‘You do not know what you are asking’

For those about to be ordained here this morning this has been a long journey – and for those who have travelled with them.

Many would say that their earliest sense of call to this can be traced back 10, 15 years or more.

It has been a careful journey of questioning, praying, waiting, testing, and perhaps uprooting.

For some it has been a complete change of life, home and community.

These are not easy times to do any of that. No one does this lightly.

And it is quite hard enough being a Christian without being paid or licensed to do it.

So can we say thank you to you all…. we are very grateful.


Now the real sacrifice of having been locked away in silent retreat for the last three days is that we missed the latest episode of 'The Apprentice'.

But there is something in the encounter with Jesus we have just heard that reads very like an early episode of 'The Apprentice'.

Would-be high flying employees come before the Lord with an audacious pitch:

'Choose us to sit one at your right and one at your left in the glory of your kingdom'.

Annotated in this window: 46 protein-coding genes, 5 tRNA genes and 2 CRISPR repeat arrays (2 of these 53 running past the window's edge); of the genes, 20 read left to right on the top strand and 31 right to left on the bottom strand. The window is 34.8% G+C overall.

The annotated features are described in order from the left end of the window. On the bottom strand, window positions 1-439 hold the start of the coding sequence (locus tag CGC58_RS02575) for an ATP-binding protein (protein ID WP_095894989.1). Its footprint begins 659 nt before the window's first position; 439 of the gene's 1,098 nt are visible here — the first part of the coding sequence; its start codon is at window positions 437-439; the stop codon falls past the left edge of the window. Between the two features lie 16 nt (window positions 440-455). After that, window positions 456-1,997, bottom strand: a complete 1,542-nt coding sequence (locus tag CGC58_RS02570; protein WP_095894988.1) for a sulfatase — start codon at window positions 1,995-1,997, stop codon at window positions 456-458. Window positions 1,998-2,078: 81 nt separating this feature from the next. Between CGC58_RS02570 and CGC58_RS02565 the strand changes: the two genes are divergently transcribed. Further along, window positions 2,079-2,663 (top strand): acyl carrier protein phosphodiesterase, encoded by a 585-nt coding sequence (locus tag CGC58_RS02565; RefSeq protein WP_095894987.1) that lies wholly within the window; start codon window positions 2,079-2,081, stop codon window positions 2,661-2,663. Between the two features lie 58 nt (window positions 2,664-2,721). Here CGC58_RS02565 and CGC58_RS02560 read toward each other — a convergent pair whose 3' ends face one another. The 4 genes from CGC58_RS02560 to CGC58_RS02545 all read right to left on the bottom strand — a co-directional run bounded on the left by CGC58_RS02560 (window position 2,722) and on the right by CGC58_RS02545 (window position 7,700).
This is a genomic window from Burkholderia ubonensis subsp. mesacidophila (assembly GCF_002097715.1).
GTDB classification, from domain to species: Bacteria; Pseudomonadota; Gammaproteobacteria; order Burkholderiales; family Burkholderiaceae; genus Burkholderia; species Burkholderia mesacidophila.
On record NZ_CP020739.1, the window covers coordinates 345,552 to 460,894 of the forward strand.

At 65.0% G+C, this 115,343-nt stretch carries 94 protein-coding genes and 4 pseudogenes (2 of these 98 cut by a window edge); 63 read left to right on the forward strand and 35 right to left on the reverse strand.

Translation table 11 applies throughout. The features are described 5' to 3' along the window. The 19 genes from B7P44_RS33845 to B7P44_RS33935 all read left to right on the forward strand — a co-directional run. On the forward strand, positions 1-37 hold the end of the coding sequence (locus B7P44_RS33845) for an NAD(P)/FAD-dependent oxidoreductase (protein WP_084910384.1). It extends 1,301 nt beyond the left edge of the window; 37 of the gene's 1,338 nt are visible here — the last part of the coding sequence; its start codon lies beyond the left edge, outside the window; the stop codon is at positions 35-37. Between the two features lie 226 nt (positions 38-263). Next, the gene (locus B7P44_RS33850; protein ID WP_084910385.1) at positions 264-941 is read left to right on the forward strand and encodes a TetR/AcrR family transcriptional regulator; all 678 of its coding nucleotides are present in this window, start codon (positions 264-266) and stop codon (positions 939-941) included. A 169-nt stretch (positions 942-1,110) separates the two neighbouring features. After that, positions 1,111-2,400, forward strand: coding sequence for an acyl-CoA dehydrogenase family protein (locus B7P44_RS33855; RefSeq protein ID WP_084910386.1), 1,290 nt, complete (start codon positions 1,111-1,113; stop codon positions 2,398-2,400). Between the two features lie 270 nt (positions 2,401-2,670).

Does that sound familiar?

The same question comes back:

'Have you got what it takes?

'Can you do what I do?'

And perhaps it is with the same manic self-confidence we hear them insist:  'Yes we can'!

Now it is perhaps fortunate that James and John aren't competing on the present series with people who can claim things like – 'I have been personally taught by Desmond Tutu and the Dalai Lama'.

But which Lord replies:

'I've got a gut feeling in my stomach here. Your mind seems like concrete to me - thoroughly mixed up and completely set in it's ways.'


'You know, I think there might be a village somewhere missing an idiot ….. You're fired'?

But the other Lord - who has only just finished talking about the path of suffering and death that must lead to glory - simply replies,

        'You do not know what you are asking'.

And they surely don't for not long after this story they came to a place where two people were to be found one on the right and the other on the left of Jesus … they were two thieves hanging on crosses either side of him at Calvary.

But is it really so surprising that we try to secure our place in the world by seeking privileged insider patronage with the powerful, the popular and the influential?

And if you can be special insider with God you really have arrived.